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Oxford Handbook of Corpus Phonology

Edited by Jacques Durand, Ulrike Gut, and Gjert Kristoffersen

Offers the first detailed examination of corpus phonology and serves as a practical guide for researchers interested in compiling or using phonological corpora

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The Languages of the Jews: A Sociolinguistic History

By Bernard Spolsky

A vivid commentary on Jewish survival and Jewish speech communities that will be enjoyed by the general reader, and is essential reading for students and researchers interested in the study of Middle Eastern languages, Jewish studies, and sociolinguistics.

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Indo-European Linguistics

New Open Access journal on Indo-European Linguistics is now available!

Query Details

Query Subject:   RE: "To tide someone over"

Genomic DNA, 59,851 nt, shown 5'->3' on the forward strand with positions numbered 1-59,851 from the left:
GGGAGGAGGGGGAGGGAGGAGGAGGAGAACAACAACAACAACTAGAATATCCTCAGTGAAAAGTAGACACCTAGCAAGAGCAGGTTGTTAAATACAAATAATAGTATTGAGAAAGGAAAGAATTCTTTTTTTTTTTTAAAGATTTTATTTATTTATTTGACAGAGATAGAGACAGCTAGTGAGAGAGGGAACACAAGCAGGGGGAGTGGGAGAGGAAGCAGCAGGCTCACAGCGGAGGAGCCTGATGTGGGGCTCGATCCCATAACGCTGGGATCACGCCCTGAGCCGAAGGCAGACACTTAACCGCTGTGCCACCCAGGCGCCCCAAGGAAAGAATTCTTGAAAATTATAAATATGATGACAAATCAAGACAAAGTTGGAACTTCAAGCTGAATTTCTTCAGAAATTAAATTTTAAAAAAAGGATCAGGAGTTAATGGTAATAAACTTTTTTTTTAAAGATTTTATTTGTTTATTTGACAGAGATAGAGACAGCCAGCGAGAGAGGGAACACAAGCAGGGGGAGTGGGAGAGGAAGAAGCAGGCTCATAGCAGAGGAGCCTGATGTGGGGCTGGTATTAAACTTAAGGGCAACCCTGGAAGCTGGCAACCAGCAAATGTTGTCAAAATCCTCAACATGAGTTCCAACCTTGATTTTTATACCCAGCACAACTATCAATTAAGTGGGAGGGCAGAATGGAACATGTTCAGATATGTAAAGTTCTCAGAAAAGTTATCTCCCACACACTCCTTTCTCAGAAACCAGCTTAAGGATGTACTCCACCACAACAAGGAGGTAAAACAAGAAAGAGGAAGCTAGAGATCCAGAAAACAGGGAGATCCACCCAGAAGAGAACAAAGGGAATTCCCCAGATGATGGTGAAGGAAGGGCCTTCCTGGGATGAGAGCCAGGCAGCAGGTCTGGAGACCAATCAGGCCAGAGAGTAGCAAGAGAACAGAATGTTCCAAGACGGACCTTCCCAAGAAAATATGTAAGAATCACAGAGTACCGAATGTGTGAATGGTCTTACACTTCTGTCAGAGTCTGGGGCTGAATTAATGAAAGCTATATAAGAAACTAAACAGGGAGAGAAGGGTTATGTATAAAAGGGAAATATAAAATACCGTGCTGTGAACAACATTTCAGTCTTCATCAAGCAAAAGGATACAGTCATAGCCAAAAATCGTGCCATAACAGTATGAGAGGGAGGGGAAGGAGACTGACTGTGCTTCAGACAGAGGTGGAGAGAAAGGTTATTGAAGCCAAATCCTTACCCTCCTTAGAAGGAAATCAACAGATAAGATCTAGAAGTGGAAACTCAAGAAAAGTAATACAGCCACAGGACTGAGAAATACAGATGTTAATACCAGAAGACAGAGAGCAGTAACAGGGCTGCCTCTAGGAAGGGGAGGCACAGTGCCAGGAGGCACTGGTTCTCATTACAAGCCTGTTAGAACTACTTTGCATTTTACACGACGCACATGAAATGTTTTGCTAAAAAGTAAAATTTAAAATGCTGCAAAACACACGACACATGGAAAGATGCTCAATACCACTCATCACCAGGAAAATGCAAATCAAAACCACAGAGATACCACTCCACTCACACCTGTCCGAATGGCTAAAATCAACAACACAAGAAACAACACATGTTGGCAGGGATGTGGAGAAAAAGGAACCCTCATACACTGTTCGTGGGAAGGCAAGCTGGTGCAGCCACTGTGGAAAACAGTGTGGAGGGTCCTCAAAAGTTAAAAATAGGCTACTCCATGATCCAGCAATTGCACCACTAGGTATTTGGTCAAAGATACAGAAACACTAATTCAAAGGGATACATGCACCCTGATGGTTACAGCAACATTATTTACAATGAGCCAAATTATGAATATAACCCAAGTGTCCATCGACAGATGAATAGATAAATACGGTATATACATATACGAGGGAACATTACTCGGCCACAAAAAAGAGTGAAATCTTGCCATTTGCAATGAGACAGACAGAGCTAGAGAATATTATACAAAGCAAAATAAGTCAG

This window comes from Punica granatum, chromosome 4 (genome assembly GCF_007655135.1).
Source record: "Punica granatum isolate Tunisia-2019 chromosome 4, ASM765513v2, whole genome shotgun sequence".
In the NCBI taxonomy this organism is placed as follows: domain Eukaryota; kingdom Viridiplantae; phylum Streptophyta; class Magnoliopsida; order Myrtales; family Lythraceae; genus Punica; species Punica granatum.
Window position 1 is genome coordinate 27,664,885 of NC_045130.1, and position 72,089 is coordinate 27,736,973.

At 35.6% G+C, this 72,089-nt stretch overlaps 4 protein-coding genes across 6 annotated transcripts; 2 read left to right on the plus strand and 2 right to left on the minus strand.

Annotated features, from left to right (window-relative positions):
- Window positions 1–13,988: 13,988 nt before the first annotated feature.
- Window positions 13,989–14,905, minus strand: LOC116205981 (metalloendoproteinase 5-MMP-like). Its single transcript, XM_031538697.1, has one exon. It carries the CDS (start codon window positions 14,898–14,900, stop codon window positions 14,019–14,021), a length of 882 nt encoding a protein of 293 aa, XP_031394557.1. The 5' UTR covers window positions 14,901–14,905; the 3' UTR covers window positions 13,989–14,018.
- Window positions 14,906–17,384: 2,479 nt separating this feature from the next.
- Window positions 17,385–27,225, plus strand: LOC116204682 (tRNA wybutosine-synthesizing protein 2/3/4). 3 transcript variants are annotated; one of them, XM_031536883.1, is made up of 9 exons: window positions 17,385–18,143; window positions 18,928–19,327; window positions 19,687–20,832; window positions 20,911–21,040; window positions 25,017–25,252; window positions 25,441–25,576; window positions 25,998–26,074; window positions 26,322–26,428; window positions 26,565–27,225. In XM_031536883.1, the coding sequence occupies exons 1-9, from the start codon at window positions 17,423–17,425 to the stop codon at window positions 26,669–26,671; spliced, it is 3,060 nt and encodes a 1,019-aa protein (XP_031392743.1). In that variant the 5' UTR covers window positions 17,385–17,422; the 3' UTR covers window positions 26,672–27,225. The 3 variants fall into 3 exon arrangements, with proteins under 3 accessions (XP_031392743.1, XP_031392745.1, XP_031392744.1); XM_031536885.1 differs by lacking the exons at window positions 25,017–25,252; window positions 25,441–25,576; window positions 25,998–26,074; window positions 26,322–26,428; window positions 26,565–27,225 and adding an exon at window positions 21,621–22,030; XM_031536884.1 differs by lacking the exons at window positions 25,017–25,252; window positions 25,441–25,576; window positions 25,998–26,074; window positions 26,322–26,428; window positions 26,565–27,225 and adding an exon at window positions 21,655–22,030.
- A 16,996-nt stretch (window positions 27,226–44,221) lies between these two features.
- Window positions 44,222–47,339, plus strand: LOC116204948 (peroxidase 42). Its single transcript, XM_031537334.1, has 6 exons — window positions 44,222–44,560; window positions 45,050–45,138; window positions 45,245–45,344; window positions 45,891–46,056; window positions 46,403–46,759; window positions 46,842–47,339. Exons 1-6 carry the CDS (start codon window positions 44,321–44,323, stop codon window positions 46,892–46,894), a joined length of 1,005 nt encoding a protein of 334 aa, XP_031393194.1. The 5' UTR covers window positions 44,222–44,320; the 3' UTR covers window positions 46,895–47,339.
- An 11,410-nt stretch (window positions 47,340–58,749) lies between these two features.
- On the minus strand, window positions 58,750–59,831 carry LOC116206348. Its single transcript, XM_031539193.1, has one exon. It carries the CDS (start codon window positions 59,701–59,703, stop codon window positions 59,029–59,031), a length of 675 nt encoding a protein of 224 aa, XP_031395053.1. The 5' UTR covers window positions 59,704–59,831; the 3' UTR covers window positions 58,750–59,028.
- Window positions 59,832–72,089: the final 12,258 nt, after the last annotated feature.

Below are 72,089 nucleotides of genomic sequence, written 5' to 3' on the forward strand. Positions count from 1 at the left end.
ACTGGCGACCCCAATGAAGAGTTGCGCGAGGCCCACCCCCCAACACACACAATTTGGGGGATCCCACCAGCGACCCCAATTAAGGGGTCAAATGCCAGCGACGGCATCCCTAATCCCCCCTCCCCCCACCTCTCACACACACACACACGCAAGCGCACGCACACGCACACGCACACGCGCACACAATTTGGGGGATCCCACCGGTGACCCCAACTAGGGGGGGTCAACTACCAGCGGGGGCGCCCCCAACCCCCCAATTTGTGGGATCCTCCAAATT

Submitter Email:  click here to access email

Linguistic LingField(s):  General Linguistics

Query:   In her summary of the geographical distribution, semantic range and origin of ''to tide someone over'', Erica Hofmann Kencke mentioned that some speakers have modified this to . Her interpretation, with which I totally agree, is that it is 'probably a construction by which a speaker ''corrects'' an incomprehensible idiom to a form that seems to make more sense'. I've personally heard a number of similar ''corrections'' over the years, e.g., , , , (I kid you not), etc. Is there a name for this sort of thing (I don't think it would qualify as hypercorrection, do you?), and has any sort of list ever been compiled?

Marc Picard
LL Issue: 10.107
Date posted: 25-Jan-1999


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